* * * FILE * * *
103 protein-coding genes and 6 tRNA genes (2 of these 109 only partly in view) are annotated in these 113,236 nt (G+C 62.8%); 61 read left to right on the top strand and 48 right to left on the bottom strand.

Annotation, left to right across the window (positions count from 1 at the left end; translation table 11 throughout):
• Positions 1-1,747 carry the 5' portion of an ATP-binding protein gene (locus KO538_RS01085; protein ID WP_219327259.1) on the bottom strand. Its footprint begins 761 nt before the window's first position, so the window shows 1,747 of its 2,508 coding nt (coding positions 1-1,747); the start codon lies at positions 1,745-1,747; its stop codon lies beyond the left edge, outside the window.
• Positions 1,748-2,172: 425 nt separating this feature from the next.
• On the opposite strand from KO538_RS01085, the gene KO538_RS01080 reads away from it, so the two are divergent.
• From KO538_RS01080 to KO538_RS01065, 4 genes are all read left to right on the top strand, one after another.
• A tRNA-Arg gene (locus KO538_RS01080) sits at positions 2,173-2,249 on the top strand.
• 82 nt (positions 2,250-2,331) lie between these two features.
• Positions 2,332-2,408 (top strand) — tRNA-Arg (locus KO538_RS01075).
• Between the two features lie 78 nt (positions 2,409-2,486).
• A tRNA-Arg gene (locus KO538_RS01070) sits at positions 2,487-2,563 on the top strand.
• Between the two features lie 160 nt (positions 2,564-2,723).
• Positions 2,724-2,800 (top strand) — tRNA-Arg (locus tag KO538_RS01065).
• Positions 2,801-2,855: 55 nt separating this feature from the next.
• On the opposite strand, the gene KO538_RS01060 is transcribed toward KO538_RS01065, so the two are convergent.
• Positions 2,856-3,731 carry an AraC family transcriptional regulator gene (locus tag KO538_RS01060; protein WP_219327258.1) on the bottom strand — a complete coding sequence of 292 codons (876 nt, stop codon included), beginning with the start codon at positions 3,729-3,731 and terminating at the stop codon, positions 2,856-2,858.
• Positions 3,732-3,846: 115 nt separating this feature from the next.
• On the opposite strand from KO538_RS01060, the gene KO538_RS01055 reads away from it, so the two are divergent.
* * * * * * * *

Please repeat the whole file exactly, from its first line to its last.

103 protein-coding genes and 6 tRNA genes (2 of these 109 only partly in view) are annotated in these 113,236 nt (G+C 62.8%); 61 read left to right on the top strand and 48 right to left on the bottom strand.

Annotation, left to right across the window (positions count from 1 at the left end; translation table 11 throughout):
• Positions 1-1,747 carry the 5' portion of an ATP-binding protein gene (locus KO538_RS01085; protein ID WP_219327259.1) on the bottom strand. Its footprint begins 761 nt before the window's first position, so the window shows 1,747 of its 2,508 coding nt (coding positions 1-1,747); the start codon lies at positions 1,745-1,747; its stop codon lies beyond the left edge, outside the window.
• Positions 1,748-2,172: 425 nt separating this feature from the next.
• On the opposite strand from KO538_RS01085, the gene KO538_RS01080 reads away from it, so the two are divergent.
• From KO538_RS01080 to KO538_RS01065, 4 genes are all read left to right on the top strand, one after another.
• A tRNA-Arg gene (locus KO538_RS01080) sits at positions 2,173-2,249 on the top strand.
• 82 nt (positions 2,250-2,331) lie between these two features.
• Positions 2,332-2,408 (top strand) — tRNA-Arg (locus KO538_RS01075).
• Between the two features lie 78 nt (positions 2,409-2,486).
• A tRNA-Arg gene (locus KO538_RS01070) sits at positions 2,487-2,563 on the top strand.
• Between the two features lie 160 nt (positions 2,564-2,723).
• Positions 2,724-2,800 (top strand) — tRNA-Arg (locus tag KO538_RS01065).
• Positions 2,801-2,855: 55 nt separating this feature from the next.
• On the opposite strand, the gene KO538_RS01060 is transcribed toward KO538_RS01065, so the two are convergent.
• Positions 2,856-3,731 carry an AraC family transcriptional regulator gene (locus tag KO538_RS01060; protein WP_219327258.1) on the bottom strand — a complete coding sequence of 292 codons (876 nt, stop codon included), beginning with the start codon at positions 3,729-3,731 and terminating at the stop codon, positions 2,856-2,858.
• Positions 3,732-3,846: 115 nt separating this feature from the next.
• On the opposite strand from KO538_RS01060, the gene KO538_RS01055 reads away from it, so the two are divergent.